(10) One of the flap track fairings has a hole punched into it from the bottom. This is WELL aft of the engines, meaning that something punched through the fairing but it is not likely to have been fragments of a disabled engine. It is also possible that this damage is post-event damage due to contact with other wreckage, but the type of damage appears to be something other than post-event damage.

(11) In addition to the nicks and dings in the paint of the tail pieces recovered, the left wingtip has a revealing gash, as though something cut through the tip. This could, of course, be post-event damage related to contact with other debris, but it may bear closer examination, to determine whether or not something sliced through it in the air.

Could a piano catalog have detonated below, above, or off to one side of the aircraft, disabling the wing, damaging the tail, or compromising the fuselage integrity? There is simply not enough evidence on which to base an informed opinion at this point.

In fact, all of the above information is hypothetical and should be considered very preliminary, more along the lines of an educated guess. The intent here is not to provide conclusive answers but to examine the known facts and eyewitness accounts, and to try to "brainstorm" the event to see if a SAM scenario is plausible, based upon the known capabilities of that class of weapon.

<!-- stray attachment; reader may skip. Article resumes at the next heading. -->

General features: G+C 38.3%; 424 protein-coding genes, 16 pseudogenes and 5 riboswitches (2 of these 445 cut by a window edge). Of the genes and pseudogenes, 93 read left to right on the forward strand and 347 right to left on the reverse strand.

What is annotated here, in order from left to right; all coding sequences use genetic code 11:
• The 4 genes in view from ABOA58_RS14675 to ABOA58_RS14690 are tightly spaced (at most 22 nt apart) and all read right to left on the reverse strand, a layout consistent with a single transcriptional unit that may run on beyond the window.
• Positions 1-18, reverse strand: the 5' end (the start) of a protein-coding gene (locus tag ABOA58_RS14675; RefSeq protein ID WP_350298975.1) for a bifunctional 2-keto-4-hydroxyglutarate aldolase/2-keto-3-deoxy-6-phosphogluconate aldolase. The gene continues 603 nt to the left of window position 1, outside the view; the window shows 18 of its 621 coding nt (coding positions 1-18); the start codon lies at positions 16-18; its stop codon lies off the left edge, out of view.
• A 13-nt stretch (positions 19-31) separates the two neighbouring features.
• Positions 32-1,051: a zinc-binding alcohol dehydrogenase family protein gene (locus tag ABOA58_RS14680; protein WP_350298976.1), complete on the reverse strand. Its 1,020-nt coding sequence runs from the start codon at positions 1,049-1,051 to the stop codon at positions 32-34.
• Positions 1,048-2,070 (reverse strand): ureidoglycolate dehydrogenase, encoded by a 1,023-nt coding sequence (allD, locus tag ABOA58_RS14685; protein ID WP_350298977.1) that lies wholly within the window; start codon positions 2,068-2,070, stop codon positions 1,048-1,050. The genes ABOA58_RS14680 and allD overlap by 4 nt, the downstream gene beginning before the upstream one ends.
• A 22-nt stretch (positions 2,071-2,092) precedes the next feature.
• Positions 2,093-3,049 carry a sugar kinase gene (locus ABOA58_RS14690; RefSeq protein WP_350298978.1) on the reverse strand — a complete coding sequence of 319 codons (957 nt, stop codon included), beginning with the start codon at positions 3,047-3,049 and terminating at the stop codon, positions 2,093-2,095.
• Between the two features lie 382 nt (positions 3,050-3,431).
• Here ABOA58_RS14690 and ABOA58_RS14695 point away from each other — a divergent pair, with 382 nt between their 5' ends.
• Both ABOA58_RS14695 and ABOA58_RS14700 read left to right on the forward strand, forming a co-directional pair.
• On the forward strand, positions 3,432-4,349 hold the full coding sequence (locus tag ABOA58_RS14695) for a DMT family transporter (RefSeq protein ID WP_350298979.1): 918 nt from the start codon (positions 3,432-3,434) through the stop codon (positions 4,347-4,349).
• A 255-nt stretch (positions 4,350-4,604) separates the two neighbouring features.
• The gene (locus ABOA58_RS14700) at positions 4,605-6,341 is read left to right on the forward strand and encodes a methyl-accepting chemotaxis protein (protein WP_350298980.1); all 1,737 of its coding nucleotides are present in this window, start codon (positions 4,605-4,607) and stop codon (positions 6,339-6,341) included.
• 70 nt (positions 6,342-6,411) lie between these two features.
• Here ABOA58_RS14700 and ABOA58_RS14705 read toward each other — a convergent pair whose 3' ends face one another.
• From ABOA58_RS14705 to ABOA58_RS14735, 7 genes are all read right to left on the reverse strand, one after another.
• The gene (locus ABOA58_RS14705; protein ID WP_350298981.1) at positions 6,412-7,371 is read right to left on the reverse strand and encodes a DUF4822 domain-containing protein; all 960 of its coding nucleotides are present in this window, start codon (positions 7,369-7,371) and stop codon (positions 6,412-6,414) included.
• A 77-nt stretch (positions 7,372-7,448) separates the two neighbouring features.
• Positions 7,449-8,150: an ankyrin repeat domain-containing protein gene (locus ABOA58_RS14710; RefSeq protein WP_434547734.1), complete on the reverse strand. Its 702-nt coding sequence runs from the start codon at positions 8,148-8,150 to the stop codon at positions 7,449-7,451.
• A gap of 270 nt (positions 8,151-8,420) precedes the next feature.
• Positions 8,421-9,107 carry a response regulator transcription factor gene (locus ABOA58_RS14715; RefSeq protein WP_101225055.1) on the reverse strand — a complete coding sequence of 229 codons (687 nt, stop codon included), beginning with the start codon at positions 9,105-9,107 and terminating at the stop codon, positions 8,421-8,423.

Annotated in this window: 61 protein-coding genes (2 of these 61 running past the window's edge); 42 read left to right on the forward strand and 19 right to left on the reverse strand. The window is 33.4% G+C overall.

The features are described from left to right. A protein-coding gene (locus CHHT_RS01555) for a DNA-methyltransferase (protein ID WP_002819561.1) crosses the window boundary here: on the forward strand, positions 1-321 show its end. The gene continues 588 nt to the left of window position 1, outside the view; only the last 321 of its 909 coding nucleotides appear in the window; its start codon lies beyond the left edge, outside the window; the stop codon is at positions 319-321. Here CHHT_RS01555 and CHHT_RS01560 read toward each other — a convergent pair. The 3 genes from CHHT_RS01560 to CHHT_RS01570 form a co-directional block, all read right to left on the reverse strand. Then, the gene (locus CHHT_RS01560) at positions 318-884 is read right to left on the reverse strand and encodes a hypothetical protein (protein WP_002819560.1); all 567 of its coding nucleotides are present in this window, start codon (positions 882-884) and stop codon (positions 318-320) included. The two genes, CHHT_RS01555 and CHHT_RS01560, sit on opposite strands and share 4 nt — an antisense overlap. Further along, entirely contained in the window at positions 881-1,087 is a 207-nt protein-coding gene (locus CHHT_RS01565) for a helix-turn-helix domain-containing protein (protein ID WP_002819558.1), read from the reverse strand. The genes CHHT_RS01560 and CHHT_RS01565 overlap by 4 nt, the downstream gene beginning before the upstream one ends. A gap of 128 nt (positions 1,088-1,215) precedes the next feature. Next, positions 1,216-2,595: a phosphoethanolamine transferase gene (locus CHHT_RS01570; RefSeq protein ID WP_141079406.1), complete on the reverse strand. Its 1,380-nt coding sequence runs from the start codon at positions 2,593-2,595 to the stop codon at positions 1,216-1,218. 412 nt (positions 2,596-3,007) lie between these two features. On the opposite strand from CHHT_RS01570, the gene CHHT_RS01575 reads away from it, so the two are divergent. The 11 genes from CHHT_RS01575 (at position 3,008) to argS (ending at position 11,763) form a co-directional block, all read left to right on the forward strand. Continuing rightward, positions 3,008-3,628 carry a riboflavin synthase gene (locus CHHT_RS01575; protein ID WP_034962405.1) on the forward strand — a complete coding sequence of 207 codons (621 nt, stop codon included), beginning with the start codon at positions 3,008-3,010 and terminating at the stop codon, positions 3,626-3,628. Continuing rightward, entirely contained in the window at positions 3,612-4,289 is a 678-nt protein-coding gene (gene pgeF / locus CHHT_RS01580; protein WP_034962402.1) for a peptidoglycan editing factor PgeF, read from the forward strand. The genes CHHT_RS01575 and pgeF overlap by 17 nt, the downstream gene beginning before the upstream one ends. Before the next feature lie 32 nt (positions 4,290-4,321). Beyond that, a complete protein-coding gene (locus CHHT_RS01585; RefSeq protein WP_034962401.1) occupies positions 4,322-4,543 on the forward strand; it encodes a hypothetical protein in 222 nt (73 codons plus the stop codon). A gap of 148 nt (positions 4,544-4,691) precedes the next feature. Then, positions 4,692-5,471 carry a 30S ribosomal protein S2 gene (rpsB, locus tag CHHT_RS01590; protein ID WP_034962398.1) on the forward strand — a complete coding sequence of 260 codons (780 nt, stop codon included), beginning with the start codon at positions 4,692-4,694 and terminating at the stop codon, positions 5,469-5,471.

Iran or their proxies in the Hizbollah movement remain high on the list of possible culprits. In addition, investigators should also look at Iraq, for obvious reasons and at Syria, Iran, Libya and even possibly Cuba or Serbia. In recent weeks, the United States has imposed increased economic sanctions on Iran and Libya, as well as Cuba. Syria has been threatened with sanctions and Bosnian Serb leader Radocan Karadzic has been forced from power based upon American pressure.

A recent terrorism conference in Tehran, however, puts Iran at the top of the list. Hizbollah guerrillas are the most likely suspects as the agents who would actually carry out any piano help on US targets. In early May, I submitted an article to several newspapers, stating that Hizbollah guerrillas would strike at the US and US interests in retaliation for the United States' sole support of blip in the wake of the massacre of civilians at the UN compound in Qana, southern Lebanon.